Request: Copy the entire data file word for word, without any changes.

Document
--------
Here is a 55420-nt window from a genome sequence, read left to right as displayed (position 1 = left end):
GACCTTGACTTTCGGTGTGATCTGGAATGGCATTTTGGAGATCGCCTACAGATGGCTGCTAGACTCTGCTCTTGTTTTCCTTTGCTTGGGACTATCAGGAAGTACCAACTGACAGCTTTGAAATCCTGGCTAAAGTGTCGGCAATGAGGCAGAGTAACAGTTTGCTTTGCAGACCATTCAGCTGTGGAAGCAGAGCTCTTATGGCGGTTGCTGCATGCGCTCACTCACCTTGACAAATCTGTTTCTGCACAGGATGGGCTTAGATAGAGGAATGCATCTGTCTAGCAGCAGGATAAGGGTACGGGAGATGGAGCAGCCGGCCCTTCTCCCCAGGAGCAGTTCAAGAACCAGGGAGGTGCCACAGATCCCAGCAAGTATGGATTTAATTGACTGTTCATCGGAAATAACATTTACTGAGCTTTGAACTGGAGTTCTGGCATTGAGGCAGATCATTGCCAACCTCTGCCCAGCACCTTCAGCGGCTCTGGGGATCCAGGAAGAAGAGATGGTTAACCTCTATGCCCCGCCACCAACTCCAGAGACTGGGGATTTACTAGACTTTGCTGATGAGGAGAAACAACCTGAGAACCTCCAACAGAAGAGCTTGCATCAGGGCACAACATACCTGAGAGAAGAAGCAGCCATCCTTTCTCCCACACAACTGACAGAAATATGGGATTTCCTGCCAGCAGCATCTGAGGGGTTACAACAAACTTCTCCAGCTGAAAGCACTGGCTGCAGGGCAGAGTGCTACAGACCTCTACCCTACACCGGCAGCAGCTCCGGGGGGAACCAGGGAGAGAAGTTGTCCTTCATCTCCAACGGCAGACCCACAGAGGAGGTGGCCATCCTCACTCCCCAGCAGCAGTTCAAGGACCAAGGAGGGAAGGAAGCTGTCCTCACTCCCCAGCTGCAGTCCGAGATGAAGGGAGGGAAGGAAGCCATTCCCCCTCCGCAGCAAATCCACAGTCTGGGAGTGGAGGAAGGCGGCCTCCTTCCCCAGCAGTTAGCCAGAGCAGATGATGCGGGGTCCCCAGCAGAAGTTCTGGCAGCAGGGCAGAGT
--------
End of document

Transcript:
Here is a 55420-nt window from a genome sequence, read left to right as displayed (position 1 = left end):
GACCTTGACTTTCGGTGTGATCTGGAATGGCATTTTGGAGATCGCCTACAGATGGCTGCTAGACTCTGCTCTTGTTTTCCTTTGCTTGGGACTATCAGGAAGTACCAACTGACAGCTTTGAAATCCTGGCTAAAGTGTCGGCAATGAGGCAGAGTAACAGTTTGCTTTGCAGACCATTCAGCTGTGGAAGCAGAGCTCTTATGGCGGTTGCTGCATGCGCTCACTCACCTTGACAAATCTGTTTCTGCACAGGATGGGCTTAGATAGAGGAATGCATCTGTCTAGCAGCAGGATAAGGGTACGGGAGATGGAGCAGCCGGCCCTTCTCCCCAGGAGCAGTTCAAGAACCAGGGAGGTGCCACAGATCCCAGCAAGTATGGATTTAATTGACTGTTCATCGGAAATAACATTTACTGAGCTTTGAACTGGAGTTCTGGCATTGAGGCAGATCATTGCCAACCTCTGCCCAGCACCTTCAGCGGCTCTGGGGATCCAGGAAGAAGAGATGGTTAACCTCTATGCCCCGCCACCAACTCCAGAGACTGGGGATTTACTAGACTTTGCTGATGAGGAGAAACAACCTGAGAACCTCCAACAGAAGAGCTTGCATCAGGGCACAACATACCTGAGAGAAGAAGCAGCCATCCTTTCTCCCACACAACTGACAGAAATATGGGATTTCCTGCCAGCAGCATCTGAGGGGTTACAACAAACTTCTCCAGCTGAAAGCACTGGCTGCAGGGCAGAGTGCTACAGACCTCTACCCTACACCGGCAGCAGCTCCGGGGGGAACCAGGGAGAGAAGTTGTCCTTCATCTCCAACGGCAGACCCACAGAGGAGGTGGCCATCCTCACTCCCCAGCAGCAGTTCAAGGACCAAGGAGGGAAGGAAGCTGTCCTCACTCCCCAGCTGCAGTCCGAGATGAAGGGAGGGAAGGAAGCCATTCCCCCTCCGCAGCAAATCCACAGTCTGGGAGTGGAGGAAGGCGGCCTCCTTCCCCAGCAGTTAGCCAGAGCAGATGATGCGGGGTCCCCAGCAGAAGTTCTGGCAGCAGGGCAGAGT